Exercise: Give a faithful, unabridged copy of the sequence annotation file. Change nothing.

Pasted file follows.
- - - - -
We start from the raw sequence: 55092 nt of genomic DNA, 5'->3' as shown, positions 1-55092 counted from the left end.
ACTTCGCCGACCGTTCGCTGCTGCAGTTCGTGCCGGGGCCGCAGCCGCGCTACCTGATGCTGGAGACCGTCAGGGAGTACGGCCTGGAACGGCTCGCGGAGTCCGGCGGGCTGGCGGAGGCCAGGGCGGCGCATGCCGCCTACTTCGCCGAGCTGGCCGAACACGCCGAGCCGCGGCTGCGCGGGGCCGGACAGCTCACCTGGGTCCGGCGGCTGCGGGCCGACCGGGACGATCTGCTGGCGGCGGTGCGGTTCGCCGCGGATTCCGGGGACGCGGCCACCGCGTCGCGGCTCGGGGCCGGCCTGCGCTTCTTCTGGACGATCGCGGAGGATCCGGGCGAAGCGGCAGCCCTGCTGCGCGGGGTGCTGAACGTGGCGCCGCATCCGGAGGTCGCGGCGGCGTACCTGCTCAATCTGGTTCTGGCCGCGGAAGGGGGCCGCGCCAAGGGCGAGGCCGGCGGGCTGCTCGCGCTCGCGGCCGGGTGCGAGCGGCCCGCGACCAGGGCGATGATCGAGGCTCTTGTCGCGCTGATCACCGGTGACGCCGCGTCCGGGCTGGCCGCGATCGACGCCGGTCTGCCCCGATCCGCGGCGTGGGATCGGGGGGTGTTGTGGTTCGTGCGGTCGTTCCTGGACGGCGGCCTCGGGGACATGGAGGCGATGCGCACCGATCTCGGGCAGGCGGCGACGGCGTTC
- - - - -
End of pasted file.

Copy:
We start from the raw sequence: 55092 nt of genomic DNA, 5'->3' as shown, positions 1-55092 counted from the left end.
ACTTCGCCGACCGTTCGCTGCTGCAGTTCGTGCCGGGGCCGCAGCCGCGCTACCTGATGCTGGAGACCGTCAGGGAGTACGGCCTGGAACGGCTCGCGGAGTCCGGCGGGCTGGCGGAGGCCAGGGCGGCGCATGCCGCCTACTTCGCCGAGCTGGCCGAACACGCCGAGCCGCGGCTGCGCGGGGCCGGACAGCTCACCTGGGTCCGGCGGCTGCGGGCCGACCGGGACGATCTGCTGGCGGCGGTGCGGTTCGCCGCGGATTCCGGGGACGCGGCCACCGCGTCGCGGCTCGGGGCCGGCCTGCGCTTCTTCTGGACGATCGCGGAGGATCCGGGCGAAGCGGCAGCCCTGCTGCGCGGGGTGCTGAACGTGGCGCCGCATCCGGAGGTCGCGGCGGCGTACCTGCTCAATCTGGTTCTGGCCGCGGAAGGGGGCCGCGCCAAGGGCGAGGCCGGCGGGCTGCTCGCGCTCGCGGCCGGGTGCGAGCGGCCCGCGACCAGGGCGATGATCGAGGCTCTTGTCGCGCTGATCACCGGTGACGCCGCGTCCGGGCTGGCCGCGATCGACGCCGGTCTGCCCCGATCCGCGGCGTGGGATCGGGGGGTGTTGTGGTTCGTGCGGTCGTTCCTGGACGGCGGCCTCGGGGACATGGAGGCGATGCGCACCGATCTCGGGCAGGCGGCGACGGCGTTC